A South-Shields-born author has recreated the lives of ordinary working folk in the area from a century ago.
John Orton, who has been dubbed the Catherine Cookson of our time, has just published his third book.
‘A Chill Wind off the Tyne’ is set in Shields in the early 1900s - a time of hardship through the Great Depression, of the pit lockouts of 1921 and 1926, and the race riots of 1919 and 1930 when Arab and white sailors fought in the streets.
John said: “I felt there were a few stories left untold from The Five Stone Steps.
“So many people have enjoyed reading the tales of old South Shields, that I decided to mix some familiar characters and introduce some new ones.”
He added: “I particularly wanted to focus on the lives of ordinary working folk, how they survived hardship by sticking together, and tell the tales of life and love, of boozers, and pitch and toss schools, of bare knuckle fights in the back lanes; the days when there were no five a day fruit and vegetable but when you ate bread and dripping, tripe, brawn and cow heel pie.”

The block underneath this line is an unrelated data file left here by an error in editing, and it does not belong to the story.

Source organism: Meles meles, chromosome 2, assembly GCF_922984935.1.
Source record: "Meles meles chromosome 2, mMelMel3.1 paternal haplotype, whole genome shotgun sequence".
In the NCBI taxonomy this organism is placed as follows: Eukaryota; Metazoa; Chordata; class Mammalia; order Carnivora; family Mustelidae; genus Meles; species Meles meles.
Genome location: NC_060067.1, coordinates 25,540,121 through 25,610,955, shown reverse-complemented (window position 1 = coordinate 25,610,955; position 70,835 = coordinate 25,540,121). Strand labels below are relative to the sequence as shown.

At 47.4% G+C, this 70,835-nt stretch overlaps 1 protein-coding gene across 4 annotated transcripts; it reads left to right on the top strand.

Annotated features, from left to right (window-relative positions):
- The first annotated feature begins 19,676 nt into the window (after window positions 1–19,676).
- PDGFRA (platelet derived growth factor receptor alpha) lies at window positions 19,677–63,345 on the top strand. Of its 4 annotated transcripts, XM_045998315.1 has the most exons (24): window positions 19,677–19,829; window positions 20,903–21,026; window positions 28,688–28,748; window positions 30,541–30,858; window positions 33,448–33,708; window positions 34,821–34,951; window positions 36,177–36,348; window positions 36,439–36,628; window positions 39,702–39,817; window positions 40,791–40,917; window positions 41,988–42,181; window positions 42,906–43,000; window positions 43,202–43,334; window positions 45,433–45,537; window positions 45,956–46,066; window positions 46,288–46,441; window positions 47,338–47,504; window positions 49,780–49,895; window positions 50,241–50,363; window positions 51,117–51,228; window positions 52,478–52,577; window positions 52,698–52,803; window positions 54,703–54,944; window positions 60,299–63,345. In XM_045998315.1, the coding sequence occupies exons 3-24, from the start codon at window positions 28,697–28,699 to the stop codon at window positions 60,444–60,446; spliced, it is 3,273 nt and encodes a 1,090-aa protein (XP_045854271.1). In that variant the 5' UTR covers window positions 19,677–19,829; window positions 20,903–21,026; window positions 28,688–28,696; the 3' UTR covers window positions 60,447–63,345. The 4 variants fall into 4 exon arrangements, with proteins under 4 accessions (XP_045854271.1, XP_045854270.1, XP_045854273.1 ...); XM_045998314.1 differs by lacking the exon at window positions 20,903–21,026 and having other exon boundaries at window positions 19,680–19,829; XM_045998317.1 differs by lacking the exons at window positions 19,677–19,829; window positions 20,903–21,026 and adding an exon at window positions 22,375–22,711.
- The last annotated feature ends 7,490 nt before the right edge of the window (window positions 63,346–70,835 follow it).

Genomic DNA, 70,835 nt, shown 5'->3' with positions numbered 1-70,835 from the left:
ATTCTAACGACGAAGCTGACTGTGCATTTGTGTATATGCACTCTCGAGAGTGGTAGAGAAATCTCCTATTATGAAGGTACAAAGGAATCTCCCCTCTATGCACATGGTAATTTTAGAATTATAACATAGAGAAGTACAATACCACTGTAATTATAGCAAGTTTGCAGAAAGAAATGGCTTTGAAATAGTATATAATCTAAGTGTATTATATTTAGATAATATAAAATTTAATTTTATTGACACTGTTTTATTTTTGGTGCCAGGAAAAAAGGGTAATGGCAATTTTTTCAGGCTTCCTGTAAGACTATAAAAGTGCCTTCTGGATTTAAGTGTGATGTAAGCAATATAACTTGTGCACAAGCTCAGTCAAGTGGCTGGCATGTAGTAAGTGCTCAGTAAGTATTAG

The book features characters from his first book, The Five Stone Steps, which was based on the memoirs of Thomas ‘Jock’ Gordon, a Shields bobby who went on to become Station Sergeant.
Like John’s previous two books includes photographs from South Tyneside’s archives.
The book has also won praise from a former school friend from their days at the South Shields Grammar Technical School for Boys.
Professor Robert Colls, professor of cultural history at De Montfort University, said:”Sometimes the truth is stranger than fiction but in A Chill Wind Off the Tyne John Orton manages to mix them in ways that dramatise working-class lives during the 1930s.
“He is Catherine Cookson for our times – and far better on the social history.”
•A Chill Wind off the Tyne, which is published by Tyneside-based UK Book Publishing, is now on sale.